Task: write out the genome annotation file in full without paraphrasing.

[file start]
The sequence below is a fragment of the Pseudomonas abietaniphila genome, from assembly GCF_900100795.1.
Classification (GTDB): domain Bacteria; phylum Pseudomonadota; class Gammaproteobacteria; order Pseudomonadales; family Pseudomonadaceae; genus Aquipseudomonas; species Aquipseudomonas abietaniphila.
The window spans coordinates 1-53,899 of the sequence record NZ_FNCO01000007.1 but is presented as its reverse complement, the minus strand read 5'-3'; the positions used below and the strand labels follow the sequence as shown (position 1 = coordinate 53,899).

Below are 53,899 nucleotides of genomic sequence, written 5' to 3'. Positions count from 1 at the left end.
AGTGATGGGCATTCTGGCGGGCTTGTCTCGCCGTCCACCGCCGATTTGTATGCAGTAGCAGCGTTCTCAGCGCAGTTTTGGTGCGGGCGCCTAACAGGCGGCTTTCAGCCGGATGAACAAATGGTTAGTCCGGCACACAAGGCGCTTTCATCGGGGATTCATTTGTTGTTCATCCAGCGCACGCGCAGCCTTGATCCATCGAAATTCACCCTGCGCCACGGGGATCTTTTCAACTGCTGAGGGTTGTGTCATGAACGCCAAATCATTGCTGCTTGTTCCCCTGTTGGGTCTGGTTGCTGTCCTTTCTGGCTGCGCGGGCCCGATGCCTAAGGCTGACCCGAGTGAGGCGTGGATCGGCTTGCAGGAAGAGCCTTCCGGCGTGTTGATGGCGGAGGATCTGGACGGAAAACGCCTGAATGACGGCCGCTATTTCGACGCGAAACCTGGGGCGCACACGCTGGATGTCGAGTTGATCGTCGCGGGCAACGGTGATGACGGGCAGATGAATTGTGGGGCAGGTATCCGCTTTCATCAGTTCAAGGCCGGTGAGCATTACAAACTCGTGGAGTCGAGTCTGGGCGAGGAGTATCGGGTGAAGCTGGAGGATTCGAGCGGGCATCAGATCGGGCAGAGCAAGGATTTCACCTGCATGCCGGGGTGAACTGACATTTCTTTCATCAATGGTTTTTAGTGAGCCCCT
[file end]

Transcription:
The sequence below is a fragment of the Pseudomonas abietaniphila genome, from assembly GCF_900100795.1.
Classification (GTDB): domain Bacteria; phylum Pseudomonadota; class Gammaproteobacteria; order Pseudomonadales; family Pseudomonadaceae; genus Aquipseudomonas; species Aquipseudomonas abietaniphila.
The window spans coordinates 1-53,899 of the sequence record NZ_FNCO01000007.1 but is presented as its reverse complement, the minus strand read 5'-3'; the positions used below and the strand labels follow the sequence as shown (position 1 = coordinate 53,899).

Below are 53,899 nucleotides of genomic sequence, written 5' to 3'. Positions count from 1 at the left end.
AGTGATGGGCATTCTGGCGGGCTTGTCTCGCCGTCCACCGCCGATTTGTATGCAGTAGCAGCGTTCTCAGCGCAGTTTTGGTGCGGGCGCCTAACAGGCGGCTTTCAGCCGGATGAACAAATGGTTAGTCCGGCACACAAGGCGCTTTCATCGGGGATTCATTTGTTGTTCATCCAGCGCACGCGCAGCCTTGATCCATCGAAATTCACCCTGCGCCACGGGGATCTTTTCAACTGCTGAGGGTTGTGTCATGAACGCCAAATCATTGCTGCTTGTTCCCCTGTTGGGTCTGGTTGCTGTCCTTTCTGGCTGCGCGGGCCCGATGCCTAAGGCTGACCCGAGTGAGGCGTGGATCGGCTTGCAGGAAGAGCCTTCCGGCGTGTTGATGGCGGAGGATCTGGACGGAAAACGCCTGAATGACGGCCGCTATTTCGACGCGAAACCTGGGGCGCACACGCTGGATGTCGAGTTGATCGTCGCGGGCAACGGTGATGACGGGCAGATGAATTGTGGGGCAGGTATCCGCTTTCATCAGTTCAAGGCCGGTGAGCATTACAAACTCGTGGAGTCGAGTCTGGGCGAGGAGTATCGGGTGAAGCTGGAGGATTCGAGCGGGCATCAGATCGGGCAGAGCAAGGATTTCACCTGCATGCCGGGGTGAACTGACATTTCTTTCATCAATGGTTTTTAGTGAGCCCCT